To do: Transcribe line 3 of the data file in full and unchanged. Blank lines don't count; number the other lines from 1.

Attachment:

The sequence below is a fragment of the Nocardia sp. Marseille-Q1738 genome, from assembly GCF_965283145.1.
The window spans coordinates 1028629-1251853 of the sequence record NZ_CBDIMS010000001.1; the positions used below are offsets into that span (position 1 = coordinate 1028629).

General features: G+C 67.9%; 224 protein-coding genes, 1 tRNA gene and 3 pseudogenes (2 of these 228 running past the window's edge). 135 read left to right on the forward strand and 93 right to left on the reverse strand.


General features: G+C 67.9%; 224 protein-coding genes, 1 tRNA gene and 3 pseudogenes (2 of these 228 running past the window's edge). 135 read left to right on the forward strand and 93 right to left on the reverse strand.